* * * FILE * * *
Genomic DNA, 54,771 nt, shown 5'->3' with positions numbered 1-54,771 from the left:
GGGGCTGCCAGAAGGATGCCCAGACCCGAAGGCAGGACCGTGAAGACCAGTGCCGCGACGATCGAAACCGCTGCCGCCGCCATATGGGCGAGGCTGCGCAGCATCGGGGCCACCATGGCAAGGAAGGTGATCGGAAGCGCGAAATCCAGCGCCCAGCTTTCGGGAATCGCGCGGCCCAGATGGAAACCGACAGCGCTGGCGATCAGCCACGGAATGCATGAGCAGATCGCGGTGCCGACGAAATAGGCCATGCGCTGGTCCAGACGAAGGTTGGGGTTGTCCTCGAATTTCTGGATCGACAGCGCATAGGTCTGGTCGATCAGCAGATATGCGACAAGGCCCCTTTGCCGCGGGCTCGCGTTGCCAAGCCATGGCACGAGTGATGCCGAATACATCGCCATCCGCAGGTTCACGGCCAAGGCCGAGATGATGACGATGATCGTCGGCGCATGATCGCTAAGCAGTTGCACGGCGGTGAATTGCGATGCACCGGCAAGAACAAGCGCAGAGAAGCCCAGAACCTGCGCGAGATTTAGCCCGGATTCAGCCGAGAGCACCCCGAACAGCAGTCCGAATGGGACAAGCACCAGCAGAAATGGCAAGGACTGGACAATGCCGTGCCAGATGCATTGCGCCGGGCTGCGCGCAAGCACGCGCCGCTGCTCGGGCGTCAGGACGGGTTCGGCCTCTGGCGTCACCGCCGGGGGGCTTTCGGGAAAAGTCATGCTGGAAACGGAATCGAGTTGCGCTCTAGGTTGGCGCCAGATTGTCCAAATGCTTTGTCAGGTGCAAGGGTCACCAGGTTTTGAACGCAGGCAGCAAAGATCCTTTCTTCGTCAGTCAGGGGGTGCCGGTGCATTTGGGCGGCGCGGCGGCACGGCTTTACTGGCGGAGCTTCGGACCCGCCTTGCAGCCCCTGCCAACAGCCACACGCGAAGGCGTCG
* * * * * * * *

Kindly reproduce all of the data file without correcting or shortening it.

Genomic DNA, 54,771 nt, shown 5'->3' with positions numbered 1-54,771 from the left:
GGGGCTGCCAGAAGGATGCCCAGACCCGAAGGCAGGACCGTGAAGACCAGTGCCGCGACGATCGAAACCGCTGCCGCCGCCATATGGGCGAGGCTGCGCAGCATCGGGGCCACCATGGCAAGGAAGGTGATCGGAAGCGCGAAATCCAGCGCCCAGCTTTCGGGAATCGCGCGGCCCAGATGGAAACCGACAGCGCTGGCGATCAGCCACGGAATGCATGAGCAGATCGCGGTGCCGACGAAATAGGCCATGCGCTGGTCCAGACGAAGGTTGGGGTTGTCCTCGAATTTCTGGATCGACAGCGCATAGGTCTGGTCGATCAGCAGATATGCGACAAGGCCCCTTTGCCGCGGGCTCGCGTTGCCAAGCCATGGCACGAGTGATGCCGAATACATCGCCATCCGCAGGTTCACGGCCAAGGCCGAGATGATGACGATGATCGTCGGCGCATGATCGCTAAGCAGTTGCACGGCGGTGAATTGCGATGCACCGGCAAGAACAAGCGCAGAGAAGCCCAGAACCTGCGCGAGATTTAGCCCGGATTCAGCCGAGAGCACCCCGAACAGCAGTCCGAATGGGACAAGCACCAGCAGAAATGGCAAGGACTGGACAATGCCGTGCCAGATGCATTGCGCCGGGCTGCGCGCAAGCACGCGCCGCTGCTCGGGCGTCAGGACGGGTTCGGCCTCTGGCGTCACCGCCGGGGGGCTTTCGGGAAAAGTCATGCTGGAAACGGAATCGAGTTGCGCTCTAGGTTGGCGCCAGATTGTCCAAATGCTTTGTCAGGTGCAAGGGTCACCAGGTTTTGAACGCAGGCAGCAAAGATCCTTTCTTCGTCAGTCAGGGGGTGCCGGTGCATTTGGGCGGCGCGGCGGCACGGCTTTACTGGCGGAGCTTCGGACCCGCCTTGCAGCCCCTGCCAACAGCCACACGCGAAGGCGTCG